What do alternatives like Opera and Mozilla offer that Internet Explorer doesn't?Here's a surprise. There's more to surfing than Internet Explorer (IE). And, here's a question: Why would anyone want an alternative browser? For a piece of software that has been around for ages, IE hasn't changed much. From the ten-year old Mosaic to the latest version, functionality has largely been restricted to roughly the same set of buttons (back, forward, stop and home) and the same drab interface. Innovation, apparently, isn't a priority anymore, nor will it be without a threat to the browser's dominance.
Alternative browsers such as Opera and the derivatives from the Mozilla codebase have the same buttons. Installing them takes time too. Apart from a few lean distributions, almost each of them weighs in at anything upwards of 3 MB (Non-Java version of Opera). So, why ditch the omnipresent IE?
For a start, there's the issue of security. From the stupidest oversight to really nasty ones, bugs in browsers have for long made malicious hackers a happy lot. The level of the vulnerability differs from browser to browser and those like IE -- that are seamlessly integrated into the operating system and its programs -- suffer the most. Case in point is how Windows Explorer tends to crash in the event of an IE crash.
As IE is the most widely used browser today, it is also targeted the most. This, associated with popularity and a rapidly growing bug list, necessitates frequent upgrades and patches. Service packs -- often huge and complete version upgrades (example: from version 5.x to version 6) -- tip the scales at anywhere between 11 MB and 30 MB, depending on the selected components.
Alternative browsers like Opera and Mozilla fare only marginally better on bug-free installations. Where they score is that fixes for these bugs are usually released much faster than those for IE.
Cascading Style Sheets
A revolution that is quietly sweeping the Internet at present is the concept of Cascading Style Sheets (CSS). CSS is, basically, a set of specifications that tells the browser where and how to display elements. Earlier, this was done using tables and font specifications in HTML that had severe limitations. CSS gives designers greater flexibility and capabilities in creating Web pages, and also significantly reduces file size. The catch, though, is that the specification for CSS is still under development and every browser implements it differently. This often results in inconsistencies in the way a site is displayed on different browsers.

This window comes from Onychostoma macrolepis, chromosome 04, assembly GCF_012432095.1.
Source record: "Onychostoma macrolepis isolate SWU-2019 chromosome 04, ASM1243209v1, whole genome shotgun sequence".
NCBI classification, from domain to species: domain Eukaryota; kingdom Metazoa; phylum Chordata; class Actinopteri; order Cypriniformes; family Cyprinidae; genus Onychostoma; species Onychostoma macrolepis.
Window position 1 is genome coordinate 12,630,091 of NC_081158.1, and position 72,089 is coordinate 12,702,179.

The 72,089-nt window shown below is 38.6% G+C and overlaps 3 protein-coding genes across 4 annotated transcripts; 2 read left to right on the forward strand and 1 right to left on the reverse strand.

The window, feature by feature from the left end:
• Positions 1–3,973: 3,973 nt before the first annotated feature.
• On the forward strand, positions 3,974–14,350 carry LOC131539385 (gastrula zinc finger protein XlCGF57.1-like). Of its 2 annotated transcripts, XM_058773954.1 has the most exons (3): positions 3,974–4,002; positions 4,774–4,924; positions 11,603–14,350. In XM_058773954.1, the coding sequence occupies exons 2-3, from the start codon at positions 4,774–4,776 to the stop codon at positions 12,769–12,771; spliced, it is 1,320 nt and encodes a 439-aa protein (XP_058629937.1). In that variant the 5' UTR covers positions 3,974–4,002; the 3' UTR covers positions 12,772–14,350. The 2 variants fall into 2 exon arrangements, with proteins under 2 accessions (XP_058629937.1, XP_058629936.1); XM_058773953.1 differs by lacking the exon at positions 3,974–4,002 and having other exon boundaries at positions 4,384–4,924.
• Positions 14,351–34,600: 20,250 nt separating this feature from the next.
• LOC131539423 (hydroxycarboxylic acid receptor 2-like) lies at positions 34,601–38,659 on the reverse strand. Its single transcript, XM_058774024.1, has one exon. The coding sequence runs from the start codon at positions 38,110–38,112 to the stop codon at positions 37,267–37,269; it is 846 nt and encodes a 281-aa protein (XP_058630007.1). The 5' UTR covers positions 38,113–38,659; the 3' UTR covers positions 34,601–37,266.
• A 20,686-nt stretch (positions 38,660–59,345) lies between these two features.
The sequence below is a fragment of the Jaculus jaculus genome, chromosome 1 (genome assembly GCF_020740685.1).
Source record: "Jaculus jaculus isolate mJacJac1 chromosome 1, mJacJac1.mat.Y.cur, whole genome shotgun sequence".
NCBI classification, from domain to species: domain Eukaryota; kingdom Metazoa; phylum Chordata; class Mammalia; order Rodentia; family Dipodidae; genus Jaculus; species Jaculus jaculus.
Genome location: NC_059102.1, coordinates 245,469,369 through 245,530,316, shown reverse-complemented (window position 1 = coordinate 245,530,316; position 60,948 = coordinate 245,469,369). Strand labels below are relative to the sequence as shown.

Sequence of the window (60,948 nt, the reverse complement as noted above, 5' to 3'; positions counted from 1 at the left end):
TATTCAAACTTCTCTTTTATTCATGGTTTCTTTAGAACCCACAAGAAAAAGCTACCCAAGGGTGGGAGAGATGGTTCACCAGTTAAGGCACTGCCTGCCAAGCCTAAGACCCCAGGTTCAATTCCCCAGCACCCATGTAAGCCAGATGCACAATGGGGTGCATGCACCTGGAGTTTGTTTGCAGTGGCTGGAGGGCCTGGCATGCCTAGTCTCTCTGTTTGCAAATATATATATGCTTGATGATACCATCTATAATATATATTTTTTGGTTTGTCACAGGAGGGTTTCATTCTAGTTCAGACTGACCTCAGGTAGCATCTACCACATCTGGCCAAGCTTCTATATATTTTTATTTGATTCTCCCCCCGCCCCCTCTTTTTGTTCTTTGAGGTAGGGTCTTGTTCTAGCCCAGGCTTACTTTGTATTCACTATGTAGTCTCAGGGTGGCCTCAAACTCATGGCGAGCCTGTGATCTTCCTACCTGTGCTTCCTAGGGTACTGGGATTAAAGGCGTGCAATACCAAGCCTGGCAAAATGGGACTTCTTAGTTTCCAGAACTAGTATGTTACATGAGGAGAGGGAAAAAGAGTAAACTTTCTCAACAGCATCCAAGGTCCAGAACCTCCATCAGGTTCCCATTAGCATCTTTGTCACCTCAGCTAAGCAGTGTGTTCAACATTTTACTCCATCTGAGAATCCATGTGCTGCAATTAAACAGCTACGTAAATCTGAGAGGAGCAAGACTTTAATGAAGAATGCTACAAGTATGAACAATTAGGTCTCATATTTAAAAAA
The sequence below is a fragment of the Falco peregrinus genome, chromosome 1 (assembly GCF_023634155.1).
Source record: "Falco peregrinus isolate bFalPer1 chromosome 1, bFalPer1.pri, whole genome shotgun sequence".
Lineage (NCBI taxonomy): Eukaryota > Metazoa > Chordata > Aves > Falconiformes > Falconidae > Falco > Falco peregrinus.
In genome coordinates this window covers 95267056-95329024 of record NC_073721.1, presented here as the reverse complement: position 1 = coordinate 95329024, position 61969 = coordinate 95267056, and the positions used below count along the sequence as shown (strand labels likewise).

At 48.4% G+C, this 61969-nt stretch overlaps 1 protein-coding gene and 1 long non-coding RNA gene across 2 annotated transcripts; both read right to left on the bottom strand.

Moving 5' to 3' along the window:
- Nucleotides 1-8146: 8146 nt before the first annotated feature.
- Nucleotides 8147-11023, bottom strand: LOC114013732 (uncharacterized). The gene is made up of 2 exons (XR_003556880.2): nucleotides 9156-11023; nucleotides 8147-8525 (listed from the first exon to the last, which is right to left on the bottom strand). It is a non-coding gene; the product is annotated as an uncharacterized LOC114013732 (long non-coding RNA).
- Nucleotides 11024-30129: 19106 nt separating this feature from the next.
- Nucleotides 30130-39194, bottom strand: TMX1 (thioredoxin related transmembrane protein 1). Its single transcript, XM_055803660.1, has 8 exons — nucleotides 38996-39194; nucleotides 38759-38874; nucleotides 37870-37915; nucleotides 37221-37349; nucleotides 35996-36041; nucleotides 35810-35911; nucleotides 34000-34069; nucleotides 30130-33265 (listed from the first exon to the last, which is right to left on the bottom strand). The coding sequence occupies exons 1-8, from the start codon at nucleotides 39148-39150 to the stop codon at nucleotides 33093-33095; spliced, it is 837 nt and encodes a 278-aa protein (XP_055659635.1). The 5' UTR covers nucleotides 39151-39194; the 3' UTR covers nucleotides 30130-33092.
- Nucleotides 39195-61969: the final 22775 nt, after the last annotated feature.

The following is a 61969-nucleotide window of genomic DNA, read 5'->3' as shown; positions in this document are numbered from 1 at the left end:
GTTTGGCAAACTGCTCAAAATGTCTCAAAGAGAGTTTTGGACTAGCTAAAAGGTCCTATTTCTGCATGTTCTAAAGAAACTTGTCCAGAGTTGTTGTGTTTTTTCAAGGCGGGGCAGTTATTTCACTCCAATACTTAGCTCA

Apart from its latest version, the implementation of CSS on older IE editions is quite buggy. Opera has a history of adhering to standards and arguably renders CSS pages in the best manner.
Perhaps, the strongest case for alternative browsers is made by Mozilla and its XPToolkit Project that allows users to develop and extend the browser with their own programs. A huge number of these cost nothing, while adding considerably to productivity and convenience. One such program is Newsmonster, a RSS feed reader written for Mozilla. Almost every other browser suite has missed out on this extremely useful feature.
RSS feeds are files in XML format that can be read by devices or software designed to interpret them. Scanning your favourite Web sites through these feeds is incredibly convenient and saves a lot of time and bandwidth.
Another important feature that IE misses out on, and one that is adopted by almost all alternative browsers, is tabbed browsing. This enables you to open multiple Web pages within the same instance of the browser, thus resulting in a reduction of clutter on the desktop and also a leaner memory footprint compared to IE.
Even with its latest version, IE renders web pages, especially ones that have a lot of nested tables, far too slowly. Opera comes up trumps on this count, while Mozilla canters in a distant second.
If there is one issue of greater concern to users than pop-ups, it's a lack of privacy. Of course, there are a host of tools (both free and paid) that promise to guard your privacy, but, for most users, they are too difficult to configure and use. While IE fails on this count, alternative browsers come with features that can root out most nuisances. Opera even has a 'Quick Preferences' drop down menu that allows users to set various levels of privacy in less than three clicks.
Reasons enough to make that switch?